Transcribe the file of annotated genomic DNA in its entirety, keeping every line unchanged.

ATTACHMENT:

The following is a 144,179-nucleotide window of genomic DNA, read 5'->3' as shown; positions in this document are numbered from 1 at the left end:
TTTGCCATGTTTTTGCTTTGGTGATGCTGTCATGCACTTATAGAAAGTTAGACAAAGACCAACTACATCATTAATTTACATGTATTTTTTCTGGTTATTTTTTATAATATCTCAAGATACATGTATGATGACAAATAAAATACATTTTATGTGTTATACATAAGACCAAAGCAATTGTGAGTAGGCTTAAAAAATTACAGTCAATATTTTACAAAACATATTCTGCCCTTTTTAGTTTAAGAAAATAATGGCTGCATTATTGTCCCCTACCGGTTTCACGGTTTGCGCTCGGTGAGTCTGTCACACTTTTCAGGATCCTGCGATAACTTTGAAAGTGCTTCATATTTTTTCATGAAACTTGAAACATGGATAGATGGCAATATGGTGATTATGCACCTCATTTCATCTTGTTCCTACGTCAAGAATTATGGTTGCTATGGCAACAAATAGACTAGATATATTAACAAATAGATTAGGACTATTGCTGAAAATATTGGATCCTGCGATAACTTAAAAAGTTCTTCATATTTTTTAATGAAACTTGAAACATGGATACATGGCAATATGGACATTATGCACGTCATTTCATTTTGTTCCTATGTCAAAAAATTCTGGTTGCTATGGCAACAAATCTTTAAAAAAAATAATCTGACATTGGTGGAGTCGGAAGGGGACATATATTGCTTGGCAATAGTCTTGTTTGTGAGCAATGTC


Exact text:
The following is a 144,179-nucleotide window of genomic DNA, read 5'->3' as shown; positions in this document are numbered from 1 at the left end:
TTTGCCATGTTTTTGCTTTGGTGATGCTGTCATGCACTTATAGAAAGTTAGACAAAGACCAACTACATCATTAATTTACATGTATTTTTTCTGGTTATTTTTTATAATATCTCAAGATACATGTATGATGACAAATAAAATACATTTTATGTGTTATACATAAGACCAAAGCAATTGTGAGTAGGCTTAAAAAATTACAGTCAATATTTTACAAAACATATTCTGCCCTTTTTAGTTTAAGAAAATAATGGCTGCATTATTGTCCCCTACCGGTTTCACGGTTTGCGCTCGGTGAGTCTGTCACACTTTTCAGGATCCTGCGATAACTTTGAAAGTGCTTCATATTTTTTCATGAAACTTGAAACATGGATAGATGGCAATATGGTGATTATGCACCTCATTTCATCTTGTTCCTACGTCAAGAATTATGGTTGCTATGGCAACAAATAGACTAGATATATTAACAAATAGATTAGGACTATTGCTGAAAATATTGGATCCTGCGATAACTTAAAAAGTTCTTCATATTTTTTAATGAAACTTGAAACATGGATACATGGCAATATGGACATTATGCACGTCATTTCATTTTGTTCCTATGTCAAAAAATTCTGGTTGCTATGGCAACAAATCTTTAAAAAAAATAATCTGACATTGGTGGAGTCGGAAGGGGACATATATTGCTTGGCAATAGTCTTGTTTGTGAGCAATGTC